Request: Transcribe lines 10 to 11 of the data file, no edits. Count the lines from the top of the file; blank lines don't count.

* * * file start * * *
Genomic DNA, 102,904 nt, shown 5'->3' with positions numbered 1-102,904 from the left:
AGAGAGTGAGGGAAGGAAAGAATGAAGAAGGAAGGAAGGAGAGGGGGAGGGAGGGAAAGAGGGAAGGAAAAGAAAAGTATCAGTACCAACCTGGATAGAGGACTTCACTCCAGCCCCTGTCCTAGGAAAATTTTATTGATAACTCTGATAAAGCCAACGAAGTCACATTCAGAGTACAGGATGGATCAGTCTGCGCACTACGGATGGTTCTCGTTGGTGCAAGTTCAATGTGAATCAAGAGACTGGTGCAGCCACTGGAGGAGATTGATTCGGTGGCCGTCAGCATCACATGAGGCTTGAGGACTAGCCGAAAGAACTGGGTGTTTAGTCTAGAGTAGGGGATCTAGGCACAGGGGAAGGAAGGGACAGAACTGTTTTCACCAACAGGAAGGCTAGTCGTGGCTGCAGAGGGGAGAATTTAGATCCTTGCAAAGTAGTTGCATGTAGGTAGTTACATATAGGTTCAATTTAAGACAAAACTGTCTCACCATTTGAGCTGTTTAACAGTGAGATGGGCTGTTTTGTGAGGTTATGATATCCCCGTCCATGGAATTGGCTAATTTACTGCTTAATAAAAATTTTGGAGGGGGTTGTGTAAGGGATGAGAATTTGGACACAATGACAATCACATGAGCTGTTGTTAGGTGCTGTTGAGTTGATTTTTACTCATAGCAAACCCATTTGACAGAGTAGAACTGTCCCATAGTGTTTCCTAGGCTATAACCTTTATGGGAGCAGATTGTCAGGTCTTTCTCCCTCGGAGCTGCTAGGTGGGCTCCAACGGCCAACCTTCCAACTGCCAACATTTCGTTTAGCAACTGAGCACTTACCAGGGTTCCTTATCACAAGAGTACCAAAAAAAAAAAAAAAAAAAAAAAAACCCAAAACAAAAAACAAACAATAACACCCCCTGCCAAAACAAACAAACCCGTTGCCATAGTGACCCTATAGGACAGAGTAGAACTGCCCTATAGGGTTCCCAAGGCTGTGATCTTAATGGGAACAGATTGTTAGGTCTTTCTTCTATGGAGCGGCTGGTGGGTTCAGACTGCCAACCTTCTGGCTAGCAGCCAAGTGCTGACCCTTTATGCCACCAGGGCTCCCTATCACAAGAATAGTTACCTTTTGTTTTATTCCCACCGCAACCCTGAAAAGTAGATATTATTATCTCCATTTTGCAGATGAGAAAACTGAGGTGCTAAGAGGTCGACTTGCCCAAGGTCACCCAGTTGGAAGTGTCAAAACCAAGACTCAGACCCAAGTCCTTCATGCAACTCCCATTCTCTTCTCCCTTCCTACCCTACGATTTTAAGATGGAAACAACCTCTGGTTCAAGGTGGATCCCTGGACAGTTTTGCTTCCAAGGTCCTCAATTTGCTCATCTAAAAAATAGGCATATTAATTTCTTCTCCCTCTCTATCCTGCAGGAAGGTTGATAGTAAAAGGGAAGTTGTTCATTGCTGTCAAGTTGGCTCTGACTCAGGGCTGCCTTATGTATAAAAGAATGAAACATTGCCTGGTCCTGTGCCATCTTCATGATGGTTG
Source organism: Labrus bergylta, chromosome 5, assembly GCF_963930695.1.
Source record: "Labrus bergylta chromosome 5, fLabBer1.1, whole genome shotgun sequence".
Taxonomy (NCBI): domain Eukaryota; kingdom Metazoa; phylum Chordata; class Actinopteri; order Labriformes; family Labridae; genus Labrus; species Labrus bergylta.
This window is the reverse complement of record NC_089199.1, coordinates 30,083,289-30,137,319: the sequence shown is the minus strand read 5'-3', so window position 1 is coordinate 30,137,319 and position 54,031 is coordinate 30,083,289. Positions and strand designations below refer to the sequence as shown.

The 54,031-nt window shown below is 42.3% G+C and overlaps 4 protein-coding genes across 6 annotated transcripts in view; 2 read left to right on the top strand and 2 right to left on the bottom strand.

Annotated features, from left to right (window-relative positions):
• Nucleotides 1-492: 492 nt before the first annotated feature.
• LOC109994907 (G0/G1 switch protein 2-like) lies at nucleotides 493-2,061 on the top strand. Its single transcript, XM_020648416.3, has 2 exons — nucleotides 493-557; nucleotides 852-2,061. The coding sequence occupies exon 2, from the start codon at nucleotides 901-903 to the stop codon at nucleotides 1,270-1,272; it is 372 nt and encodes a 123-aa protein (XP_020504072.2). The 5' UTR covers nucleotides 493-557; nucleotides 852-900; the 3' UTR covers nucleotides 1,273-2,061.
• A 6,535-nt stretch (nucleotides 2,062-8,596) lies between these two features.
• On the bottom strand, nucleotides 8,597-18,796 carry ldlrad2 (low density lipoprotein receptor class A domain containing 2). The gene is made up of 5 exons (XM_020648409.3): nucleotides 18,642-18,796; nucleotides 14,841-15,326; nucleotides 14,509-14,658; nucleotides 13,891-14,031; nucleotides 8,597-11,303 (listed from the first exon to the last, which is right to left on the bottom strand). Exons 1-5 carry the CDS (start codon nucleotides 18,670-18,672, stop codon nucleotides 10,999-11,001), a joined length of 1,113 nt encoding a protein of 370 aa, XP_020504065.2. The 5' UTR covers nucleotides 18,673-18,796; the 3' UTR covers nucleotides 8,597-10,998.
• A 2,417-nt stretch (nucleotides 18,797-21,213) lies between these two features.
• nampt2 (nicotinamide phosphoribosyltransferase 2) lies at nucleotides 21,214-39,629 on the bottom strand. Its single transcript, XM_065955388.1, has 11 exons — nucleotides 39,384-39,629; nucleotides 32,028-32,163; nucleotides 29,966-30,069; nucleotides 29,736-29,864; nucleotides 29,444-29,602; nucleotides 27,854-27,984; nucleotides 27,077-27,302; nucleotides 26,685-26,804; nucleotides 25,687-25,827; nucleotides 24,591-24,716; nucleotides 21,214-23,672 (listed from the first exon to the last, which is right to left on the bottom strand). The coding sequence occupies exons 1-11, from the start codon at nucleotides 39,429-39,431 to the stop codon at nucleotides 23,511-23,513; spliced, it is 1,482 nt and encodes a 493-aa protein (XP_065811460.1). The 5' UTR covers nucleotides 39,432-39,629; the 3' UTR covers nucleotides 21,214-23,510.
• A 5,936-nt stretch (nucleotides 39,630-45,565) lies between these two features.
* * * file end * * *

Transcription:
• LOC109994907 (G0/G1 switch protein 2-like) lies at nucleotides 493-2,061 on the top strand. Its single transcript, XM_020648416.3, has 2 exons — nucleotides 493-557; nucleotides 852-2,061. The coding sequence occupies exon 2, from the start codon at nucleotides 901-903 to the stop codon at nucleotides 1,270-1,272; it is 372 nt and encodes a 123-aa protein (XP_020504072.2). The 5' UTR covers nucleotides 493-557; nucleotides 852-900; the 3' UTR covers nucleotides 1,273-2,061.
• A 6,535-nt stretch (nucleotides 2,062-8,596) lies between these two features.